Fittingly, a film about voyeurism contains cinema’s first cameltoe.
Controversial British movie about a man who murders women and films their final moments. It bears some superficial similarities to the 1979 film Bloodline, but is far more successful. Though billed as a horror movie, it isn’t scary as such; it’s more creepy and psychologically disturbing. Its real strength lies in its ideas, its willingness to wallow in depravity (reminding me of David Fincher’s Se7en in that regard), and the utterly unpleasant lead performance from Carl Boehm. Some aspects are a touch simplistic (e.g. the Freudian stuff), but it all hangs together fairly well.
It’s easy to see why it would have caused such an uproar when first released, not only for its plot and subject matter, but for the matter-of-fact way in which the seediest parts of British society are depicted. The interpretation advanced by some critics that the whole film is a comment on horror filmmaking, and the voyeuristic position of the audiences of such films, is viable and intriguing. Recommended.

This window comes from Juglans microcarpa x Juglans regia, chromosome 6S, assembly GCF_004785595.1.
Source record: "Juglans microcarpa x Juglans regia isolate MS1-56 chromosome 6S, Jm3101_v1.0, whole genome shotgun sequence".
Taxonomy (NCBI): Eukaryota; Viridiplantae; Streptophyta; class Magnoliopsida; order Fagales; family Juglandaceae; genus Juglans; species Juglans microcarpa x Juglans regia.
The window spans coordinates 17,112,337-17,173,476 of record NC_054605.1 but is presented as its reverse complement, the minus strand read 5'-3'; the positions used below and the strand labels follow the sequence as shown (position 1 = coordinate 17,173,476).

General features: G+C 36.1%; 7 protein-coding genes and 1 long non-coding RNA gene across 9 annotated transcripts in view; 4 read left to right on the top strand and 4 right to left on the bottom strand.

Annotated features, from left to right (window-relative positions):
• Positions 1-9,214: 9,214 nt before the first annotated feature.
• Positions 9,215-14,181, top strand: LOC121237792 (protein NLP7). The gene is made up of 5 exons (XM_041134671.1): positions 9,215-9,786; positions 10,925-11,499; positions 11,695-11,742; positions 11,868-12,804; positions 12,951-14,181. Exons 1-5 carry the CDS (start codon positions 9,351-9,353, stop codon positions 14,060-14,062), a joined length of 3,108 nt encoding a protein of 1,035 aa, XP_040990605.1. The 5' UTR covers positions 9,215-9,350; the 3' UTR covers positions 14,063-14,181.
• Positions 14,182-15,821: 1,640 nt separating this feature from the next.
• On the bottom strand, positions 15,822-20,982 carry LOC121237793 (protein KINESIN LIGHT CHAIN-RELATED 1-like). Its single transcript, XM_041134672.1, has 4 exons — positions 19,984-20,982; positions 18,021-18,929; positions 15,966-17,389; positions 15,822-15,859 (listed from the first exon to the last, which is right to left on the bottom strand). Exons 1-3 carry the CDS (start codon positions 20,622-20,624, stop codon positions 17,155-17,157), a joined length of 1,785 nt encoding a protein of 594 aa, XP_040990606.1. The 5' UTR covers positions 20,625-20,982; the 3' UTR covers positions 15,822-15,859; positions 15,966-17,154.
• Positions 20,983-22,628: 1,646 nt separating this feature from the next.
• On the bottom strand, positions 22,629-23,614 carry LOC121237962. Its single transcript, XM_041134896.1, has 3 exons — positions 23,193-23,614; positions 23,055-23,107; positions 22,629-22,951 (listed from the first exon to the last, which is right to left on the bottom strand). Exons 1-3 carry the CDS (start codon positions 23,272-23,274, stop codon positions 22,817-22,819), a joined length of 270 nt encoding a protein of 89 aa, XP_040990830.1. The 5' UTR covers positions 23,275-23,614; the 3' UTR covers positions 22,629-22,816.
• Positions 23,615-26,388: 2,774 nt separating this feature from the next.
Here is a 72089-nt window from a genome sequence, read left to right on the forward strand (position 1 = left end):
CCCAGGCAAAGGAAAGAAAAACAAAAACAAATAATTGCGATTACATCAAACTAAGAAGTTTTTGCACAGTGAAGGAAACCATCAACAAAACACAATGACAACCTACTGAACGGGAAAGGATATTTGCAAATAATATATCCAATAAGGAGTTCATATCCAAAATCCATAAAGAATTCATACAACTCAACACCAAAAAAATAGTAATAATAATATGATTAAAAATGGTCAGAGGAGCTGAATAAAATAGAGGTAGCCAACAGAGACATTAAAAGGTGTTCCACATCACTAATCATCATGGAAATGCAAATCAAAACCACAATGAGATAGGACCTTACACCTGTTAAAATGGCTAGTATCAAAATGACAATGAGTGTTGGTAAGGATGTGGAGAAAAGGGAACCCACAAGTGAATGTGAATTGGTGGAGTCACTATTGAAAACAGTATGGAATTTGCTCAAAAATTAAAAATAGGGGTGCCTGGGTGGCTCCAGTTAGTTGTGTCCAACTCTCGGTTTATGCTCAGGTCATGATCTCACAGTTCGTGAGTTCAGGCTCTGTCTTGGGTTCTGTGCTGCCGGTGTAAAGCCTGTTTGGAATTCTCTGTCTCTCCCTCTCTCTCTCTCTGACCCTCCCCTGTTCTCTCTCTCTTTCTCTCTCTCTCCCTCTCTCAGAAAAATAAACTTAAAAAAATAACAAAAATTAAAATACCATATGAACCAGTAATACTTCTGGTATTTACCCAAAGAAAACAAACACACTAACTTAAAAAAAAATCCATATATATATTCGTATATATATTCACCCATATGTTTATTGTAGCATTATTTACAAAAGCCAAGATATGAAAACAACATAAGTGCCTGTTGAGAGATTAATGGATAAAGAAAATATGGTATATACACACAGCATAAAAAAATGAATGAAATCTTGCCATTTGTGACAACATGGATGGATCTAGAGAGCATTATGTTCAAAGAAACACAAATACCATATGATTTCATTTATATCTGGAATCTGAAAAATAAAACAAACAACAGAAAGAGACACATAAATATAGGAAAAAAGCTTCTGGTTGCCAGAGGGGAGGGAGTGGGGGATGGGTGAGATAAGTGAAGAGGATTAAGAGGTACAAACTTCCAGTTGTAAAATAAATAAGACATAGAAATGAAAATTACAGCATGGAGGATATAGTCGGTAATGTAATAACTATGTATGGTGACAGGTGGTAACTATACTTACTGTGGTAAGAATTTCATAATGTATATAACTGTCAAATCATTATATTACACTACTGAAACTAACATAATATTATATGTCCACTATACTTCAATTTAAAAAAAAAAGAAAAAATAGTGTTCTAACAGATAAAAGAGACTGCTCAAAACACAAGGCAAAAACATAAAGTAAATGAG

Oh, deer. According to the credits, “American Humane Association monitored some of the animal action. No animals were harmed in those scenes”. Presumably this wasn’t one of the monitored scenes…
At its heart, this grim drama is basically just a police procedural. Like many of its kin it features red herrings, convenient coincidences, surprising twists, and no proper exploration of the motives of the criminal(s) responsible for the central crime(s). However, it’s able to rise above these genre tropes thanks to strong performances from an excellent cast (Hugh Jackman is especially good; I’ve generally thought poorly of him but this very much redeems him in my eyes), assured direction from Canadian Denis Villeneuve, and some effective emotional moments. The relentlessness of the movie’s bleakness brings to mind David Fincher’s Se7en, and that’s no bad thing. After the revelations in the last half hour, I’m not convinced it all actually makes sense. In fact, it really is that final stretch – with twists and resolutions that don’t really match the power of what precedes them – that lowers this from a potential 8.5 or 9 down to a solid 7.5. Interesting piece of trivia: cinematographer Roger Deakins was nominated for an Oscar and lost (to Emmanuel Lubezki, whose work on Gravity was admittedly outstanding), making it 11 losses from 11 nominations.